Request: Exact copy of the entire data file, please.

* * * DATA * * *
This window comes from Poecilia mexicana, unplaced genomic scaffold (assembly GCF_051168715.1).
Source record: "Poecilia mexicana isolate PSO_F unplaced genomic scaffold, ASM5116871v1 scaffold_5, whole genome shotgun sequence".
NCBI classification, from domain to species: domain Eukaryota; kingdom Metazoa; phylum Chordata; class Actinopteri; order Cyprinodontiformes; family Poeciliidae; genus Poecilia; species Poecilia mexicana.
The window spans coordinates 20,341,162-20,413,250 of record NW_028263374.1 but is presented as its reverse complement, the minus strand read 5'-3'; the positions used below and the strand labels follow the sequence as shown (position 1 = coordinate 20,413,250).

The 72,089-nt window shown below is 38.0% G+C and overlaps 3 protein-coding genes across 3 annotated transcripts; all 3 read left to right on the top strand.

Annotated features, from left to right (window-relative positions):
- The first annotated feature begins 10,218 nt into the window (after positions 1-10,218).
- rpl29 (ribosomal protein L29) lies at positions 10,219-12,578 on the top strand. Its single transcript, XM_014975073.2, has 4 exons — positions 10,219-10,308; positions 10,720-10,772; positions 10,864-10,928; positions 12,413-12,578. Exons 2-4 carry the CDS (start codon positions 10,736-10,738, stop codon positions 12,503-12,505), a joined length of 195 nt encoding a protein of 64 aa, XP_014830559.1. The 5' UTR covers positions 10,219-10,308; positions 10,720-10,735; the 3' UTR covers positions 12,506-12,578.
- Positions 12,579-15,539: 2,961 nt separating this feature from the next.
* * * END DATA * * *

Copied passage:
This window comes from Poecilia mexicana, unplaced genomic scaffold (assembly GCF_051168715.1).
Source record: "Poecilia mexicana isolate PSO_F unplaced genomic scaffold, ASM5116871v1 scaffold_5, whole genome shotgun sequence".
NCBI classification, from domain to species: domain Eukaryota; kingdom Metazoa; phylum Chordata; class Actinopteri; order Cyprinodontiformes; family Poeciliidae; genus Poecilia; species Poecilia mexicana.
The window spans coordinates 20,341,162-20,413,250 of record NW_028263374.1 but is presented as its reverse complement, the minus strand read 5'-3'; the positions used below and the strand labels follow the sequence as shown (position 1 = coordinate 20,413,250).

The 72,089-nt window shown below is 38.0% G+C and overlaps 3 protein-coding genes across 3 annotated transcripts; all 3 read left to right on the top strand.

Annotated features, from left to right (window-relative positions):
- The first annotated feature begins 10,218 nt into the window (after positions 1-10,218).
- rpl29 (ribosomal protein L29) lies at positions 10,219-12,578 on the top strand. Its single transcript, XM_014975073.2, has 4 exons — positions 10,219-10,308; positions 10,720-10,772; positions 10,864-10,928; positions 12,413-12,578. Exons 2-4 carry the CDS (start codon positions 10,736-10,738, stop codon positions 12,503-12,505), a joined length of 195 nt encoding a protein of 64 aa, XP_014830559.1. The 5' UTR covers positions 10,219-10,308; positions 10,720-10,735; the 3' UTR covers positions 12,506-12,578.
- Positions 12,579-15,539: 2,961 nt separating this feature from the next.